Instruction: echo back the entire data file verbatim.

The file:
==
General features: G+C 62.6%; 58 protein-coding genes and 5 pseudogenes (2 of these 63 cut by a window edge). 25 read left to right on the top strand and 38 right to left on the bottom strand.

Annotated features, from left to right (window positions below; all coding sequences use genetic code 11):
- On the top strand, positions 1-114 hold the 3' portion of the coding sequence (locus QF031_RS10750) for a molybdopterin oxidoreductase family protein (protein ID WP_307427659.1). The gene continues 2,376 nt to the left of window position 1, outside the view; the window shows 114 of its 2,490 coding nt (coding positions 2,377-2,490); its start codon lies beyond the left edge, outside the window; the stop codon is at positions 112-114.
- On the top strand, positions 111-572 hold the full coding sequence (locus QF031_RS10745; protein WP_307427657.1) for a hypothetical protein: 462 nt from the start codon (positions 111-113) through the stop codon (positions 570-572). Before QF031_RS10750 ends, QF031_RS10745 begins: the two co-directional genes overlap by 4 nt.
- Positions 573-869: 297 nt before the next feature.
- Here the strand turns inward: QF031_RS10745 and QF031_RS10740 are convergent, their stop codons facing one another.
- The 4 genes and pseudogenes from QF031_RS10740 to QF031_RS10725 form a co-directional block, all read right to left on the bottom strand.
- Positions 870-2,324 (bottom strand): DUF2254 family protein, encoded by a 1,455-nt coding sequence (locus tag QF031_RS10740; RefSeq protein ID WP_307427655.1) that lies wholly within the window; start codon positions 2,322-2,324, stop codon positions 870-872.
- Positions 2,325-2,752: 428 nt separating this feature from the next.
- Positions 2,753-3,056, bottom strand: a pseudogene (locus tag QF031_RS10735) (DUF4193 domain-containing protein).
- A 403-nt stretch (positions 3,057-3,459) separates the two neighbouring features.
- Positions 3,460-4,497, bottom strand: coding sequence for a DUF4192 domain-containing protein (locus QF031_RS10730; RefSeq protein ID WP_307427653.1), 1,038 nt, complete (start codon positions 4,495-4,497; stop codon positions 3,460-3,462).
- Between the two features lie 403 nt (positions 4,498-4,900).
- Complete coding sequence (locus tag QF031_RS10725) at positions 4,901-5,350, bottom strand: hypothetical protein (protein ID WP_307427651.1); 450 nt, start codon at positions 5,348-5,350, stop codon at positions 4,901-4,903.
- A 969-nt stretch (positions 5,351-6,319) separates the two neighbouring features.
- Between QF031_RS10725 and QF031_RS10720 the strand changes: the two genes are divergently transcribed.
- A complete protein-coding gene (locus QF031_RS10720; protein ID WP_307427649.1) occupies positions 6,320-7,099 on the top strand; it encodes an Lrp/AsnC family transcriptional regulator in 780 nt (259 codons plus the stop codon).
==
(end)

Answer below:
General features: G+C 62.6%; 58 protein-coding genes and 5 pseudogenes (2 of these 63 cut by a window edge). 25 read left to right on the top strand and 38 right to left on the bottom strand.

Annotated features, from left to right (window positions below; all coding sequences use genetic code 11):
- On the top strand, positions 1-114 hold the 3' portion of the coding sequence (locus QF031_RS10750) for a molybdopterin oxidoreductase family protein (protein ID WP_307427659.1). The gene continues 2,376 nt to the left of window position 1, outside the view; the window shows 114 of its 2,490 coding nt (coding positions 2,377-2,490); its start codon lies beyond the left edge, outside the window; the stop codon is at positions 112-114.
- On the top strand, positions 111-572 hold the full coding sequence (locus QF031_RS10745; protein WP_307427657.1) for a hypothetical protein: 462 nt from the start codon (positions 111-113) through the stop codon (positions 570-572). Before QF031_RS10750 ends, QF031_RS10745 begins: the two co-directional genes overlap by 4 nt.
- Positions 573-869: 297 nt before the next feature.
- Here the strand turns inward: QF031_RS10745 and QF031_RS10740 are convergent, their stop codons facing one another.
- The 4 genes and pseudogenes from QF031_RS10740 to QF031_RS10725 form a co-directional block, all read right to left on the bottom strand.
- Positions 870-2,324 (bottom strand): DUF2254 family protein, encoded by a 1,455-nt coding sequence (locus tag QF031_RS10740; RefSeq protein ID WP_307427655.1) that lies wholly within the window; start codon positions 2,322-2,324, stop codon positions 870-872.
- Positions 2,325-2,752: 428 nt separating this feature from the next.
- Positions 2,753-3,056, bottom strand: a pseudogene (locus tag QF031_RS10735) (DUF4193 domain-containing protein).
- A 403-nt stretch (positions 3,057-3,459) separates the two neighbouring features.
- Positions 3,460-4,497, bottom strand: coding sequence for a DUF4192 domain-containing protein (locus QF031_RS10730; RefSeq protein ID WP_307427653.1), 1,038 nt, complete (start codon positions 4,495-4,497; stop codon positions 3,460-3,462).
- Between the two features lie 403 nt (positions 4,498-4,900).
- Complete coding sequence (locus tag QF031_RS10725) at positions 4,901-5,350, bottom strand: hypothetical protein (protein ID WP_307427651.1); 450 nt, start codon at positions 5,348-5,350, stop codon at positions 4,901-4,903.
- A 969-nt stretch (positions 5,351-6,319) separates the two neighbouring features.
- Between QF031_RS10725 and QF031_RS10720 the strand changes: the two genes are divergently transcribed.
- A complete protein-coding gene (locus QF031_RS10720; protein ID WP_307427649.1) occupies positions 6,320-7,099 on the top strand; it encodes an Lrp/AsnC family transcriptional regulator in 780 nt (259 codons plus the stop codon).